Residents Highlight risk to local economy, lack of jobs, and toxic spills as Kinder Morgan makes official application to build new pipeline
Lower Mainland, BC - The other shoe has dropped. Now there are two active applications to build tar sands pipelines across BC. Kinder Morgan’s proposal to add a new 540,000 barrel-per-day pipeline was submitted to the National Energy Board on December 16. PIPE UP, a network of residents of Southwestern BC, finds the application consistent with what BC residents have heard from the company in the past year-and-a-half and thinks British Columbians will want to be heard about how these projects could change their way of life.
“They want to turn BC into a carbon corridor,” said Chilliwack resident Michael Hale. “This tar sands project exposes BC residents to all the risks of bitumen transport with few benefits. The question is: ‘Should we put communities, ecosystems, and coastal industries at risk so that Kinder Morgan can make huge profits at our expense?’”
Abbotsford resident Lynn Perrin stated: “I’ve been reading through the company’s enormous submission and don’t find their claims credible. There are pages and pages on the alleged economic benefits of the pipeline. I had to look hard to find it, but there are less than 100 permanent jobs in BC after construction is completed. The small number of permanent jobs is not worth the risks to school children, aquifers, rivers and wetlands.
“The company’s claims sound very similar to the ones made by Enbridge in their submission for the Northern Gateway project. That submission has been analyzed by economists such as Mark Lee of Canadian Centre for Policy Alternatives and Robyn Allan, former head of ICBC. Both conclude that there are ‘no net benefits for BC’. We need to take these warnings seriously,” said Perrin.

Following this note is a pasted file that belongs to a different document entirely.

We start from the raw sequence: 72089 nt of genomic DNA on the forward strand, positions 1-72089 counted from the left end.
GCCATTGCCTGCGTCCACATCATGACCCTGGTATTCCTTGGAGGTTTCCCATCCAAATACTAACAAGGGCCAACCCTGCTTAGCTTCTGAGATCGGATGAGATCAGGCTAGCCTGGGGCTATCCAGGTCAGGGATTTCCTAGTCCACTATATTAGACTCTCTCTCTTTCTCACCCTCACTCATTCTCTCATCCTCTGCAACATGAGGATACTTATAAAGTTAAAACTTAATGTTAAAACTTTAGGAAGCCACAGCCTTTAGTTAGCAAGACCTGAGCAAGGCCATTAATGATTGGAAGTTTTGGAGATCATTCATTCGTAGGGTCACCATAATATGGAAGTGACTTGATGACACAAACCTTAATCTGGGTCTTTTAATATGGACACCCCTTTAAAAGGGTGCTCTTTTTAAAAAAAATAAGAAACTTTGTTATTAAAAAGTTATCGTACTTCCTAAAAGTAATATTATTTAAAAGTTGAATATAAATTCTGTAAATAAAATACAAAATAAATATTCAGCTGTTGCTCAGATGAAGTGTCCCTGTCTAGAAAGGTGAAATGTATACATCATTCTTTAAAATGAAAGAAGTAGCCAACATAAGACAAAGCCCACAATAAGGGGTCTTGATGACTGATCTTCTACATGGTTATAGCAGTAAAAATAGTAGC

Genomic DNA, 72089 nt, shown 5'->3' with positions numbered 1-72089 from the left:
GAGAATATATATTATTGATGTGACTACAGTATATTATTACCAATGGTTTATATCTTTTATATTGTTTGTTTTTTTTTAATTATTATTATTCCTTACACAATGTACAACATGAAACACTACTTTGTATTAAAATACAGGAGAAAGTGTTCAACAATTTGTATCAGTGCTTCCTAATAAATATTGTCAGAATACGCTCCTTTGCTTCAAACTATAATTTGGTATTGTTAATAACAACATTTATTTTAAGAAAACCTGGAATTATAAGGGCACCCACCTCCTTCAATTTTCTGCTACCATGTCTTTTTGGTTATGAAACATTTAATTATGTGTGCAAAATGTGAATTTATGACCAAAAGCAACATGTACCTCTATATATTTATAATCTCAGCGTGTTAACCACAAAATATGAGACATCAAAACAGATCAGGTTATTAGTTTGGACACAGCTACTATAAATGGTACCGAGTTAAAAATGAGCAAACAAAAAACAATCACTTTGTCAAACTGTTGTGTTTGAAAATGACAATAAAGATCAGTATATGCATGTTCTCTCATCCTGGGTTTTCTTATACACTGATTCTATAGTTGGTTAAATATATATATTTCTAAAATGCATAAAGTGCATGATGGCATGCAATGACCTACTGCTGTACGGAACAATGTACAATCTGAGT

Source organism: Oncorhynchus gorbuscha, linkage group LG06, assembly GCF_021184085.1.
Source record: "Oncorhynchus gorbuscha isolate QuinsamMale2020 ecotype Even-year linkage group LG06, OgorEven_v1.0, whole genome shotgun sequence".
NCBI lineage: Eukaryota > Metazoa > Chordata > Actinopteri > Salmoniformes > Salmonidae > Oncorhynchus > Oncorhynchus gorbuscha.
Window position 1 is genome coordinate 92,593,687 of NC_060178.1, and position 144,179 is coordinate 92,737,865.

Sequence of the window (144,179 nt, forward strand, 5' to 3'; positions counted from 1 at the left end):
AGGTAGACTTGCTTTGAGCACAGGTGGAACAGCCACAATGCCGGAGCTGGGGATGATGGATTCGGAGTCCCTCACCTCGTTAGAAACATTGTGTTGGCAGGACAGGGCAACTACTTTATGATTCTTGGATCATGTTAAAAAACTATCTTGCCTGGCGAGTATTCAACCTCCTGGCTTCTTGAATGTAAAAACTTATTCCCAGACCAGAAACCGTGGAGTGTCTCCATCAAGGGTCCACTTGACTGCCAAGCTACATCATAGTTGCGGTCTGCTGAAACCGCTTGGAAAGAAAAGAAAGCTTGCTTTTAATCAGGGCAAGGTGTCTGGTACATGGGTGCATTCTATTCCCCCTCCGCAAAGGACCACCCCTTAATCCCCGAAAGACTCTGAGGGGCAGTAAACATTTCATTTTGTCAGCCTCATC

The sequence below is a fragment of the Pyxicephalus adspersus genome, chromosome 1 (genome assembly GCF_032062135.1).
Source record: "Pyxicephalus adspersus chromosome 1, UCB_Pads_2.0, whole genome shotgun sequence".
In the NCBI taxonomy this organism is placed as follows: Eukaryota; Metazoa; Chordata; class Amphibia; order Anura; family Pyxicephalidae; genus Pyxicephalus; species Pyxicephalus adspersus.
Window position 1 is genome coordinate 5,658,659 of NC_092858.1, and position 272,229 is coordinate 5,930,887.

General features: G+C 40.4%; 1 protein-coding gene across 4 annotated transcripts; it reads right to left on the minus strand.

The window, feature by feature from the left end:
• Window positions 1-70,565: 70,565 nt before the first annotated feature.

“What community in BC wants to contend with the horror of a bitumen spill?” said Aldergrove resident Susan Davidson. “I think that a criterion for a world class spill response would be no spills at all. By that I mean not only no pipeline spill, but also no tanker truck spill and no rail spill. Of course the companies cannot meet that standard. We have seen the horrors of the tar sands spills in Burnaby in 2007, Kalamazoo Michigan in 2010 and Mayflower Arkansas earlier this year. The Trans Mountain Pipeline has had 80 spills over its lifetime. That is more than one per year (there were two spills this year).
Davidson offered the following advice to the BC Government: “Listen to the people. Don’t allow shipment of this dangerous stuff through BC. We need an energy plan for BC that meets our energy needs sustainably, ensures prosperity for all and preserves our magnificent environment.”
Members of the PIPE UP Network have spent the past year-and-a-half educating themselves and their neighbours on the pros and cons of the transport of oil sands diluted bitumen. PIPE UP will be filing for intervenor status in the National Energy Board hearings to raise concerns that relate to transporting the toxic heavy oil product through places within their communities.
For more information or for interviews, please contact:
Susan Davidson, Aldergrove (604) 857-1400
Michael Hale, Chilliwack (604) 799-3391
Lynn Perrin, Abbotsford (604) 309-9369
PIPE UP Network